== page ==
Russian President Vladimir Putin speaks at the Fifth World Holocaust Forum at the Yad Vashem Holocaust memorial museum in Jerusalem, Jan. 23, 2020. (Photo/JTA-Yonatan Sindel-Flash90)
Russian President Vladimir Putin speaks at the Fifth World Holocaust Forum at the Yad Vashem Holocaust memorial museum in Jerusalem, Jan. 23, 2020. (Photo/JTA-Yonatan Sindel-Flash90)

Stopping Putin starts with holding the fossil fuel industry accountable

Purim is, among other things, a festival of blame. We gather as a community to publicly name and boo the bad guy.

I have always hated this aspect of Purim; it feels wrong to revel in the evil of another human being. As a kid, I would cover my ears and shift uncomfortably in my seat. As an adult, I try not to focus on the final chapters where we read about the violent vengeance wrought by the hanging of Haman’s sons.

But the Megillah is unfurled each year for good reason: it’s a warning that evil really does exist in the world, and that we as Jews have the power to stop it in its tracks.

In recent weeks our minds have been on the Russian invasion of Ukraine. The escalating military drama and the humanitarian crisis in that country have filled our heads and hearts. As we approach Purim, it’s easy to see Vladimir Putin as a vicious Haman and Volodymyr Zelenskyy as our modern-day Mordechai.

Jews have been quick to cast Putin as Haman, as well we should. To achieve his ends, he is prepared to wreak devastation upon the people of Ukraine and, if that’s what it takes, on the people of Russia too. But it has taken us many years to acknowledge just what a bad actor Putin is, and during that time, we as Americans and Jews have empowered him.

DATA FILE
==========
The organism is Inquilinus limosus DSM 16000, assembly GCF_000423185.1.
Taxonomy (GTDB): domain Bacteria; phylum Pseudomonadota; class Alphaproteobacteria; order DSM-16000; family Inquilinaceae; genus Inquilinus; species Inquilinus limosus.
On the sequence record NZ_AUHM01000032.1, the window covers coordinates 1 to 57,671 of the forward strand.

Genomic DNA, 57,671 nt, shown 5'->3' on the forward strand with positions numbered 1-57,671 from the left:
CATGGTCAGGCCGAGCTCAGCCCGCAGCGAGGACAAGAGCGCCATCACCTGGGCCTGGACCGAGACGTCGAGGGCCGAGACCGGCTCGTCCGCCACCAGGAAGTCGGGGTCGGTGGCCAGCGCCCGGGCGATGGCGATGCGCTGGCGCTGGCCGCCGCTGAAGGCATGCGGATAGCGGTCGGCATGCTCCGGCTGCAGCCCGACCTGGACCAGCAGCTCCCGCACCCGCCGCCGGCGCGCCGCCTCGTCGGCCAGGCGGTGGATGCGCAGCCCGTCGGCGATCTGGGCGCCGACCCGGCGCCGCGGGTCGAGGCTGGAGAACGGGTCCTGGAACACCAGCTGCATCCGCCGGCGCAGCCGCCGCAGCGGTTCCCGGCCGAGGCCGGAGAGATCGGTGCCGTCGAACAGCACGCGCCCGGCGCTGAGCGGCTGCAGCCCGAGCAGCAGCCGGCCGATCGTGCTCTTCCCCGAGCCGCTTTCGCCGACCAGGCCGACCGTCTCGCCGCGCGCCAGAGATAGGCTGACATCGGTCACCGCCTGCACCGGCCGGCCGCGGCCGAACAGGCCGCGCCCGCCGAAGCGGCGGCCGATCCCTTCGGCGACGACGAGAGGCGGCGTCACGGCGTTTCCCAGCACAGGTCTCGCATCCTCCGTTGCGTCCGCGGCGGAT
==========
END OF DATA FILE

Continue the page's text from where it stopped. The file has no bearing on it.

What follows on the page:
Sometimes we are reluctant to fully name the bad guy, but inaction only makes things worse. Putin bears full blame for the invasion of Ukraine, but he is only able to act brazenly thanks to the fossil fuel industry.

Without the global fossil fuel industry to bankroll it, Russia could not have invaded Ukraine. 60% of Russia’s exports and nearly 40% of its federal budget come from the sale of oil and gas. And wealthy Western countries are complicit in these figures. The EU purchases 45% of Russia’s gas, much of it extracted in partnership with Exxon, Shell and BP and financed by Citigroup, BlackRock and JPMorganChase.

The story of the Russian invasion of Ukraine is in many ways deeply entwined with the story of our unsustainable global energy system and of climate change. Ending the invasion requires starving Russia of oil and gas money. The result of critical sanctions and boycotts is a spike in energy prices worldwide, including here in the U.S. The fossil fuel industry is cynically taking advantage of this crisis by calling for more drilling and mining in the U.S. while hiking prices at the pump and getting rich off the crisis.

Americans should not be surprised. We have seen time and again the willingness of the fossil fuel industry to profit from destruction, but we have been reluctant to fully take in the facts.